In atypical histopathology show: epithelioid cells, Langhans’ giant cells and caseation but no acid-fast bacilli. Few patients may show neither bacteriological nor histopathological proof.

Where there is no bacteriological or radiological proof:
Diagnosis is based on the radiologically demonstrated presence of pulmonary tuberculosis, on the macroscopic nature of pus from a large retropharyngeal abscess, the involvement of four cervical vertebrae and the good response to antituberculous drugs.

Treatment before operation.
Antituberculous drugs- once the disease had been diagnosed radiologically.
2. Halo traction or head-halter traction for five weeks or treated by bed rest alone for one to six months. Atlanto-axial subluxation may be reduced in halo traction.
Tuberculous atlanto-axial subluxation should be treated urgently by skull traction; we recommend the halo device for its control of rotation and convenience of after-management. Traction alone may be sufficient in reducing an early subluxation but when adhesions have already formed reduction can only be achieved after excision of the disease focus together with overlying parts of the lateral atlantal masses.

Operative treatment.
1. Operation is undertaken for anterior debridement of the diseased area (all diseased bone, synovium and granulation tissue was excised) and for stability by atlanto-axial fusion is advocated. Anterior fusion is usually performed by the insertion of homologous iliac or rib grafts into oblique troughs across the lateral facet joints. A standard posterior C1-2 fusion may be done eight weeks after through debridement.

2. Debridement is by the transoral route as described by Fang and Ong (1962).

Method 1. Bed rest with sandbags guarding the head and one patient’s neck was extended over a shortened mattress. These patients were allowed up after three months and were then given a soft collar.

Method 2. Nursing on a turning frame with halo traction for three months and then given a Minerva jacket or a collar for another two months.

Clinical Monitoring.

For each patient re-check exams should be done at 1, 3, 6, 9, 12, 18, and 24 months after surgery. At each of these time points, ESR and serum CRP were recorded to evaluate disease status. Liver enzyme levels, BUN, creatinine testing were also done every 2 months during anti-tuberculosis drug treatment. Radiological assessments were done preoperatively, immediately after surgery, and at the last follow-up check. At each assessment the angulations between, the superior end-plate of the proximal healthy vertebra to the inferior end-plate of the distal healthy vertebra on lateral spinal X-ray is looked at.

Neurological status.
Neurological symptoms such as monoparesis, hemiparesis and tetraparesis were completely relieved immediately after transoral decompression. There may also be a gradual recovery over the next nine months. Neck symptoms such as a slight torticollis, persistent neck pain and stiffness despite radiological evidence of disease healing and posterior fusion may be reported at final follow-up. These symptoms can probably be accounted for the unreduced anterior subluxation.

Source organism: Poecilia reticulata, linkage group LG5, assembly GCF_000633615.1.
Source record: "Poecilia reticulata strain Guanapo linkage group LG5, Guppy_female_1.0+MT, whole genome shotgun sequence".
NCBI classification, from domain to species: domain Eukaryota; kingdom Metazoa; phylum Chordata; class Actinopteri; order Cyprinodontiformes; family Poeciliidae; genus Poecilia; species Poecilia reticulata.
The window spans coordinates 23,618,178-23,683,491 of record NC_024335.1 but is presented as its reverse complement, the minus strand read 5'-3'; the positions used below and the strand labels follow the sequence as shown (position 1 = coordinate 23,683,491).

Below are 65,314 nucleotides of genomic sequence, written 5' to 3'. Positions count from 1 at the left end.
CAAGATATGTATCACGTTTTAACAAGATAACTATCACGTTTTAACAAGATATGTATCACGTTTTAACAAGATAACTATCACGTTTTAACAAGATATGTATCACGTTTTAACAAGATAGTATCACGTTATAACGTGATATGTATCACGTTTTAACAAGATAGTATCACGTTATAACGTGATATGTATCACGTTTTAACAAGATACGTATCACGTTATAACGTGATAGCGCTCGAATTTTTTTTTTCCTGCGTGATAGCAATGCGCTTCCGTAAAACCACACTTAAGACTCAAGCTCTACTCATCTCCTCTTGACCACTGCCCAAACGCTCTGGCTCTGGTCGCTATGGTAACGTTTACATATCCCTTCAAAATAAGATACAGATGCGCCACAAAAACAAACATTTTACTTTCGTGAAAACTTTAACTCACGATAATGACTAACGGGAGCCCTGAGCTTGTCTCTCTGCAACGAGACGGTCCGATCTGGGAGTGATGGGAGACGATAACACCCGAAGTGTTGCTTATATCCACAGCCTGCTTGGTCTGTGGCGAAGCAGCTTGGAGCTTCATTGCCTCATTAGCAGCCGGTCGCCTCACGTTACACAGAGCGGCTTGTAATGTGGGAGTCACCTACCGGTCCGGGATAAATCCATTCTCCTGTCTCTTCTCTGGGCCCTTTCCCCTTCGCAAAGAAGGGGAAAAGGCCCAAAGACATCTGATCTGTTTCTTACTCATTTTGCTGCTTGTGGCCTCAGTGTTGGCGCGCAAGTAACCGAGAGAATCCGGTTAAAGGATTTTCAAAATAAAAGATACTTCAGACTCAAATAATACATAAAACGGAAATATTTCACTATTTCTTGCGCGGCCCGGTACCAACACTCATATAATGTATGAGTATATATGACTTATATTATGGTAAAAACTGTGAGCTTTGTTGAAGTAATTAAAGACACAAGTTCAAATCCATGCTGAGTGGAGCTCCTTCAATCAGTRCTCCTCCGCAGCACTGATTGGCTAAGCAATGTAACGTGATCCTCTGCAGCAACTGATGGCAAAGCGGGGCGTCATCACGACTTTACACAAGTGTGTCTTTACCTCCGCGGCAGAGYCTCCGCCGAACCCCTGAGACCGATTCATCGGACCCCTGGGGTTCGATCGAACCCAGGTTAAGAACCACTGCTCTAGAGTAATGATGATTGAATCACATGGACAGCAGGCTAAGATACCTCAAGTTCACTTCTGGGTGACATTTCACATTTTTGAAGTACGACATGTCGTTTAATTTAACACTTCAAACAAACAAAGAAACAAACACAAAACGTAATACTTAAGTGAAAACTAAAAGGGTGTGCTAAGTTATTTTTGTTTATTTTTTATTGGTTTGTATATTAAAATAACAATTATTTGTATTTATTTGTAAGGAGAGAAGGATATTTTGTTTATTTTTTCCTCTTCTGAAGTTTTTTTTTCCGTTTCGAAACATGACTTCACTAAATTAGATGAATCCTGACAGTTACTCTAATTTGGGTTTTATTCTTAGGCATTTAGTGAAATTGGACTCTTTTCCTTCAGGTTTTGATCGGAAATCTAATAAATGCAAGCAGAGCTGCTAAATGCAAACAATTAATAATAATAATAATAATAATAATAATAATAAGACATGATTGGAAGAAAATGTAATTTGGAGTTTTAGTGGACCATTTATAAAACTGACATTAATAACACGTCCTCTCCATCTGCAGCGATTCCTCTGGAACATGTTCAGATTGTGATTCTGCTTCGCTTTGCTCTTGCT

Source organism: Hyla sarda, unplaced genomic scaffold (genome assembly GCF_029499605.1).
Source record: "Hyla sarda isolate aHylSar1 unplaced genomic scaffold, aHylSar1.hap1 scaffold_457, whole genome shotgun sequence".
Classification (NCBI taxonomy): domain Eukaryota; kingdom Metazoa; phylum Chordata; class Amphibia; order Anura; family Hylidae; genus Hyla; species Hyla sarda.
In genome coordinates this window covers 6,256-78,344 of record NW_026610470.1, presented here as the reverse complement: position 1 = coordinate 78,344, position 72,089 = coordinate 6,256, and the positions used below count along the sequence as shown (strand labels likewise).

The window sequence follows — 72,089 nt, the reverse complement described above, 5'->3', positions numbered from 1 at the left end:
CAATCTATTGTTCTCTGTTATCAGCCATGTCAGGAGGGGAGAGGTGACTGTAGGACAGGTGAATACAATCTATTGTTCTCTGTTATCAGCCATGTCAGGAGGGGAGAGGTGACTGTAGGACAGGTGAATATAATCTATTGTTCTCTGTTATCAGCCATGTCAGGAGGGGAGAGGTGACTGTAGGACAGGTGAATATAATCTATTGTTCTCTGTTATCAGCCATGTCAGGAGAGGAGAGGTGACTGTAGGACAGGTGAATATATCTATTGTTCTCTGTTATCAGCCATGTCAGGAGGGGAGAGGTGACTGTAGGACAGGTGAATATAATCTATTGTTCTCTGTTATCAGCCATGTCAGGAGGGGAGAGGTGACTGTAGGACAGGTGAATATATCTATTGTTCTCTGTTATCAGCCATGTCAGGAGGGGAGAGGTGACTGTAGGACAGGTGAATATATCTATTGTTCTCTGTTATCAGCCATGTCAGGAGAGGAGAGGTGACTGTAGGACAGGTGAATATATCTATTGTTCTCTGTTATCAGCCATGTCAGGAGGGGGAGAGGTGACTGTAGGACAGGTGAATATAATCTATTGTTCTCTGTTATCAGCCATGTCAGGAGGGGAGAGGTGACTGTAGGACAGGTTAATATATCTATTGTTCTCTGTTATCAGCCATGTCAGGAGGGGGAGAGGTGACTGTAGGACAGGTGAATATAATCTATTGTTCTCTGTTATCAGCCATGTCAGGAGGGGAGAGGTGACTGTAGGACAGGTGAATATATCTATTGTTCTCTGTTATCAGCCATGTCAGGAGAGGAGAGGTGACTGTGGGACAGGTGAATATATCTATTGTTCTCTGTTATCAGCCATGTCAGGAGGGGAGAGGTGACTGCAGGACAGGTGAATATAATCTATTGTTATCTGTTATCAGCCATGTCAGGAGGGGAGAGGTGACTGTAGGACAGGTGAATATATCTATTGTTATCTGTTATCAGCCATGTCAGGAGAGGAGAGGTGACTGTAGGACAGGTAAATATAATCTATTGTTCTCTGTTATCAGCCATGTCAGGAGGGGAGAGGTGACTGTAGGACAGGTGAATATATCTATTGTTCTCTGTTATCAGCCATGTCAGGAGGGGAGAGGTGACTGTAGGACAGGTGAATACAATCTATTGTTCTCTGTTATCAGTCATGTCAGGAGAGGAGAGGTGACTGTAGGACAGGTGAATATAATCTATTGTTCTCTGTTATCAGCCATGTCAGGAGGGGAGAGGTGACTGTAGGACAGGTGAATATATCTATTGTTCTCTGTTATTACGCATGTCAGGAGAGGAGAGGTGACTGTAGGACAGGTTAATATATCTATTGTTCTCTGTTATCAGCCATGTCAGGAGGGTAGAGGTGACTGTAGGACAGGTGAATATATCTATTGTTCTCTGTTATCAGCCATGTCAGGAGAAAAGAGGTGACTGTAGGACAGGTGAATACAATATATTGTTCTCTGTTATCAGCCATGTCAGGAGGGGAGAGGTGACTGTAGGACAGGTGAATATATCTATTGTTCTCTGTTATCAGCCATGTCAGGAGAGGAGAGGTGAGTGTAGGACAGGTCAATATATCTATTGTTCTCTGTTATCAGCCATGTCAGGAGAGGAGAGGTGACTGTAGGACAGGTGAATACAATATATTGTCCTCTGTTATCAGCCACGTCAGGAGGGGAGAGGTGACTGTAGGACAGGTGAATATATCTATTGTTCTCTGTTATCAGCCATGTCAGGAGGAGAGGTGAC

Fusion rate.
Solid bony fusion are achieved in almost all cases. Anterior fusion was achieved at 8 to 17 weeks while the posterior fusions took 12 to 16 weeks.

Quality of life.
Many patients resumed normal activities but mental sub-normality in children has been reported (attend special school). Few could not return to work because of persistent neck pain and stiffness.

Anterior bone grafts may became displaced in patients treated solely by bed rest after their operation. These grafts may present in the oropharynx. Reduction of atlanto-axial subluxation is partially lost in this kind of patients.

Caution for surgery:

Although transoral reduction of chronic subluxations is a major surgical undertaking, transoral debridement, which gives access to the median and both lateral atlanto-axial joints, has proved to be a straightforward and safe procedure with low morbidity.

Transoral surgery in severe upper cervical myelopathy must be under caution against routine open reduction. Besides compressing the cord a large retropharyngeal abscess may cause acute dysphagia and asphyxia. Treatment of a tuberculous abscess in this strategic area by drugs alone is hazardous even in the absence of myelopathy.

Wang (1981) reported good results after transoral debridement and prolonged recumbence with the neck extended. Few other surgeons prefer anterior fusion at the time of surgical debridement. But alternatively one can perform posterior fusion at a second stage. Patients may be allowed to get up soon after the operation but in the case of transoral fusion external immobilisation in a halo. One should aim at early healing and stability by jacket is necessary until radiological union has occurred.

Six patients, aged between 3 and 51 years, with tuberculosis of the upper cervical spine were studied by D. FANG et al (1983, British Editorial Society of Bone and Joint Surgery, VOL. 65-B. No. I).